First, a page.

Something nasty in the drinking water
Updated: Nov 8, 2022
Chacma baboons are endemic to southern Africa. There are two troops on our farm, one of which is around fifty individuals. They can get exceptionally large, and a male baboon can weigh up to 45 kg. They are opportunistic feeders, and hang around, hoping to sneak in a free meal from the houses. They eat lizards, eggs, small birds, grass, mushrooms, leaves, veggies, and seeds. We have never encouraged or fed them, in fact, we chase them away by hooting, shouting, making loud noises, or taking aim (unsuccessfully every time!) with a catapult. We would like to live in harmony with them, but they do make it difficult at times because we cannot explain the rules of the game.
Our water is pumped from the mountain stream up around 200m to water tanks, and gravity fed to our houses.
When our water pump broke two years ago, we were without water for about 10 days. We got water from our neighbour, by pumping from their dam into a 250l water tank on the back of the bakkie (pickup). With temperatures regularly hitting 40 degrees, and thirty horses on the farm, a few trips a day to collect water were needed to keep everyone hydrated.
Once the pump was fixed and our tanks full, we noticed a strange colour and then a smell coming from the water. We discovered a drowned and partially decomposed baboon floating in one of the tanks! The joys of living almost naturally.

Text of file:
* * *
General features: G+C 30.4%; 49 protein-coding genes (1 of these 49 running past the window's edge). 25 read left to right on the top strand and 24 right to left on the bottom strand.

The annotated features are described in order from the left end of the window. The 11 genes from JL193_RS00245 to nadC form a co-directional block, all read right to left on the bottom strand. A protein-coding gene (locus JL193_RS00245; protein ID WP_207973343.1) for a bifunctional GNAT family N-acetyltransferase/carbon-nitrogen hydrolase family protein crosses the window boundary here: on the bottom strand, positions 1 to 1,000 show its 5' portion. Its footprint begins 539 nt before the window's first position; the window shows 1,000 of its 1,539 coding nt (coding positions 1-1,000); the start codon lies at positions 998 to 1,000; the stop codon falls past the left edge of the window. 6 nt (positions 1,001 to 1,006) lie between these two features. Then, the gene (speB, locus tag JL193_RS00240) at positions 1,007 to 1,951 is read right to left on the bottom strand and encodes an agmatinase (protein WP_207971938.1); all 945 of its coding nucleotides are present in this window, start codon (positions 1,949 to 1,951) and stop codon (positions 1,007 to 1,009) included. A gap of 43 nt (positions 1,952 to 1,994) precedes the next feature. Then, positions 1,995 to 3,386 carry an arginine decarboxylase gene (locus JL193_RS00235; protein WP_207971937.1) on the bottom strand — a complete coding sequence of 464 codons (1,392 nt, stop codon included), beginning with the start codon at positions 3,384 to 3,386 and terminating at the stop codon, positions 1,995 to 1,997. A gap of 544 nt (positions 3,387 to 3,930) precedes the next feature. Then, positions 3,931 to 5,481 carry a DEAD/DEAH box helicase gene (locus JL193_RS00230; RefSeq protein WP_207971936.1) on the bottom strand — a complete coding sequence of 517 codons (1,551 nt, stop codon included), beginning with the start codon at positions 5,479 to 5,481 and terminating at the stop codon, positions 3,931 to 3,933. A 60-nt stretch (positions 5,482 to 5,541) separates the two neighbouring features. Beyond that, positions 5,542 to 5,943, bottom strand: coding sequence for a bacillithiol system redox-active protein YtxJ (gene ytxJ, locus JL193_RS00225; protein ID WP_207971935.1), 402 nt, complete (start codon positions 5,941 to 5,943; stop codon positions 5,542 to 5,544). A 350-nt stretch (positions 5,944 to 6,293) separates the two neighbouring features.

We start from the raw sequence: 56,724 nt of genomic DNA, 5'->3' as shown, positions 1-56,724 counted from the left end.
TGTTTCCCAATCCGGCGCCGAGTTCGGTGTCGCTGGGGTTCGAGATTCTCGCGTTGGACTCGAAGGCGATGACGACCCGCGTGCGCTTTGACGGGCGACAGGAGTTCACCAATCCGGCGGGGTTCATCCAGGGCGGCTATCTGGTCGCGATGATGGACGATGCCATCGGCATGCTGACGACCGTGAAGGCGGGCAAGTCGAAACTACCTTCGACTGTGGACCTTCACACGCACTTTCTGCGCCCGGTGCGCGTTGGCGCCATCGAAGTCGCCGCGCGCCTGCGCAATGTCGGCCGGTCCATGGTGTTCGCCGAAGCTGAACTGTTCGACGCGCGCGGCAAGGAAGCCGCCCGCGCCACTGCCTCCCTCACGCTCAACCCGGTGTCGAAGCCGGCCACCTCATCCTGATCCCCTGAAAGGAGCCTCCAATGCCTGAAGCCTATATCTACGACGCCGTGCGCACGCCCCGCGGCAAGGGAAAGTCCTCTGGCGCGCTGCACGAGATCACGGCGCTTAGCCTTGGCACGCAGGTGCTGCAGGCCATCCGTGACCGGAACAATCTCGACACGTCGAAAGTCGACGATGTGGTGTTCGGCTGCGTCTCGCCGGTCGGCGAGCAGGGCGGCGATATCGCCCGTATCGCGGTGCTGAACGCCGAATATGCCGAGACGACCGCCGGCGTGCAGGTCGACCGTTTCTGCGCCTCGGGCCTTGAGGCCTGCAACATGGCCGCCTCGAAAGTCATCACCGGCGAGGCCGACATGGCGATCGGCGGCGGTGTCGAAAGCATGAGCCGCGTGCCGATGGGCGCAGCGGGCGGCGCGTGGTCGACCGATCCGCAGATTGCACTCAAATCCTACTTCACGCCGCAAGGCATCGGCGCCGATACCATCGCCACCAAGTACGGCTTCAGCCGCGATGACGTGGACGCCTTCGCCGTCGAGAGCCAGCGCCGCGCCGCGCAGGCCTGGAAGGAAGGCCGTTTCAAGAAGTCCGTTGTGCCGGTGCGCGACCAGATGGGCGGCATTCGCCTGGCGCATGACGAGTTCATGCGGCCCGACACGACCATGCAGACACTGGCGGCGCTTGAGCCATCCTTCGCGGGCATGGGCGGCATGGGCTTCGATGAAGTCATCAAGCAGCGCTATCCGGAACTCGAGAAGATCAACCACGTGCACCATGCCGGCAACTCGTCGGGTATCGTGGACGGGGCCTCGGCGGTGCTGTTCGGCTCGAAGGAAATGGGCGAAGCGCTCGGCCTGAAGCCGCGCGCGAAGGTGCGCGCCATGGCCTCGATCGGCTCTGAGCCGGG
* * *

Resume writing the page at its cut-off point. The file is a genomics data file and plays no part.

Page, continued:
After much drama and retching, we called the local hospital and were assured that we would not die of baboon-contaminated water. We then had to figure out how to remove chap from the tank! Two men helped us drag the baboon through the opening and over the cliff. Not a pleasant task, as you can imagine. They are so human-like after all.
Then came the challenging work of cleaning the tanks out with bleach once the pump was working again.
Baboons are curious and destructive animals. They love sitting on the top of water tanks and pulling pipes loose. We figure they were playing on the tank, and one landed up inside.
On one occasion, I had a baboon house invasion. My own fault - I left the door open and of course, it must have sauntered in. On seeing itself in the bathroom mirror, it must have got the fright of its life and obviously attacked the “stranger” on the wall. Glass was strewn all over the bathroom, and of course, a disgusting smelly "gift" was left on the furniture.
Unfortunately, they also kill chickens and raid the veggie patch, so baboon watch is a constant in our lives.
Baboons have been known to kill dogs. Our dogs are not allowed to chase the baboons, and there are two big males who cause us grief. The one has long grey fur which ripples like ripe meadow grass on the wind. These big guys are sneaky, always hanging around, watching, and waiting - sitting in a tree just out of “cattie” range - for someone to leave their house open again.